Stall spaces in Maigatari Market, Jigawa, Nigeria.
The recent coup in Niger has unleashed a series of events that have profoundly affected neighboring towns and businesses, disrupting the daily lives and overall well-being of individuals and small-scale traders along its borders.
In a region where trade and connectivity are vital for improving livelihoods, the recent coup in Niger has cast a long shadow of uncertainty and disruption over a border town situated along the Niger-Nigeria border. For example, the closure of the Nigeria-Niger Republic border has posed unplanned difficulty through the Maigatari market in Jigawa State, renowned for its trade in horses, camels, cattle, and other livestock between Niger, Mali, Chad, and Cameroon.
This border closure has dealt a severe blow to local businesses, subjecting them to a lot of challenges. Traders who once freely crossed the border now find it difficult to do so, resulting in shortages of goods and increased prices. Seven Nigerian states – Sokoto, Kebbi, Katsina, Zamfara, Jigawa, Yobe, and Borno – share borders with Niger, this goes further to show the severity of this occurence.
According to Abubakar Badamasi, a registered member of Amana Market and a trader in Maigatari market, “The problem between Nigeria and the Niger Republic has had a profoundly negative impact on my business. Entering Niger is now impossible and has made it difficult for me because I go to the country to get goods but now it’s impossible”. His concern and difficulty echo throughout the market, where countless others face similar circumstances.
Beyond the economic set back, the border closure has taken a toll on personal lives. Relationships have been strained, as families and loved ones struggle to visit each other. As Abubakar Badamasi explains, “My girlfriend who lives in Niger no longer visits me due to this situation. I am left with communicating with her through WhatsApp.”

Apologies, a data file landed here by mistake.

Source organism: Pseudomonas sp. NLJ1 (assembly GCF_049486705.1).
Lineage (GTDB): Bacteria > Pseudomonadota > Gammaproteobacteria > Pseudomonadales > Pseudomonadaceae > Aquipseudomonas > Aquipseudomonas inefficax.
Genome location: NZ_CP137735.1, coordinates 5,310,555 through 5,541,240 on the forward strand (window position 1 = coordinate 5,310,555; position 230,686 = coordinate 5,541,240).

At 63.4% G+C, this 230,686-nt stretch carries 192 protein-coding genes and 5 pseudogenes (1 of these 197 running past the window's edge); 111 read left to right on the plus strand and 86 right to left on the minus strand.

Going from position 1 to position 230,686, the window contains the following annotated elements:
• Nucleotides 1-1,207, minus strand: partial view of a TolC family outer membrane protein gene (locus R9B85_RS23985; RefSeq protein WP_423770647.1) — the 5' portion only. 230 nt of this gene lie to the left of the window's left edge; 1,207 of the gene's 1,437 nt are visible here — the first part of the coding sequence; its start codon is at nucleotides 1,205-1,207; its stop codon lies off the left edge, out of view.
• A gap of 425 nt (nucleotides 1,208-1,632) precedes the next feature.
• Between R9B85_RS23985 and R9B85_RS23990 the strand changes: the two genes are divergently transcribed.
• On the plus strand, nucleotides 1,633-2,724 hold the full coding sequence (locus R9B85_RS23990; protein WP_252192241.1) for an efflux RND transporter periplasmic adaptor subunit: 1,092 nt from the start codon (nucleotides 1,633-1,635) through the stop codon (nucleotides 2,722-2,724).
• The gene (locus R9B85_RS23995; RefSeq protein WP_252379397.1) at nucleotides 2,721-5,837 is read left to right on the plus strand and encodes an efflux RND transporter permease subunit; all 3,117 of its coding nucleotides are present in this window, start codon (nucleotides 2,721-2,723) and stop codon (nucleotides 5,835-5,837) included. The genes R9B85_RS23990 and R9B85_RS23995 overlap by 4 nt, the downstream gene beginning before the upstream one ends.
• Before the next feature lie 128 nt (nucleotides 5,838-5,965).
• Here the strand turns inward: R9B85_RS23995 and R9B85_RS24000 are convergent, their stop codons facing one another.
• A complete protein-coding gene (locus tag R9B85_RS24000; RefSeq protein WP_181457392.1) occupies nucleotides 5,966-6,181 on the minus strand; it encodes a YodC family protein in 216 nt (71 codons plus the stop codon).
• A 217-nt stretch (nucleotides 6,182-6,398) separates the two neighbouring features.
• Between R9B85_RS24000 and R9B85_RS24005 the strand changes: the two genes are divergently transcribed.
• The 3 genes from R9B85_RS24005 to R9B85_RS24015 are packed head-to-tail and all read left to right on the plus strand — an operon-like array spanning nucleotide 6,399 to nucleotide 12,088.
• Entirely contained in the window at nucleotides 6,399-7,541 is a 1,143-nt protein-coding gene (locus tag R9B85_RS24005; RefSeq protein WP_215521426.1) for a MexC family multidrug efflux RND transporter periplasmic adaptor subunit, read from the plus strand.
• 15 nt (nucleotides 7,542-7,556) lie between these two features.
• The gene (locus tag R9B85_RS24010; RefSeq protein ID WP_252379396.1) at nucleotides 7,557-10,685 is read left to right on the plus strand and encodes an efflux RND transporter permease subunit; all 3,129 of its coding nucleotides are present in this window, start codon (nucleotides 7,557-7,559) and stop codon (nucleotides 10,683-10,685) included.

It’s important to note that this is not an isolated event that must be viewed within the broader context of Nigeria-Niger Republic relations. In times of crisis like these, insurance companies play a pivotal role in holding up the capacity of these local businesses. Some forward-thinking investors have recognized the potential of markets like Maigatari and are exploring opportunities to provide financial support to affected traders and farmers.
Efficient trade routes can be established to reduce the impact of border closures. Policies designed to meet the specific needs of farmers and traders operating in regions vulnerable to political crises can provide a safety net. The collaboration between investors and insurance companies can cover losses resulting from border closures, damage to goods in transit, or other unforeseen incidents affecting the finances of those dependent on markets like Maigatari for their livelihoods.
This experience sheds more light on the fragility of supply chains in regions where political stability cannot be guaranteed. A resolution is needed to restore the flow of trade and social activities. In the meantime, the resilience of the people of Maigatari shines through, and as efforts to address these challenges are in place, there is optimism that the market will emerge from this period of disruption stronger and more resilient than ever before.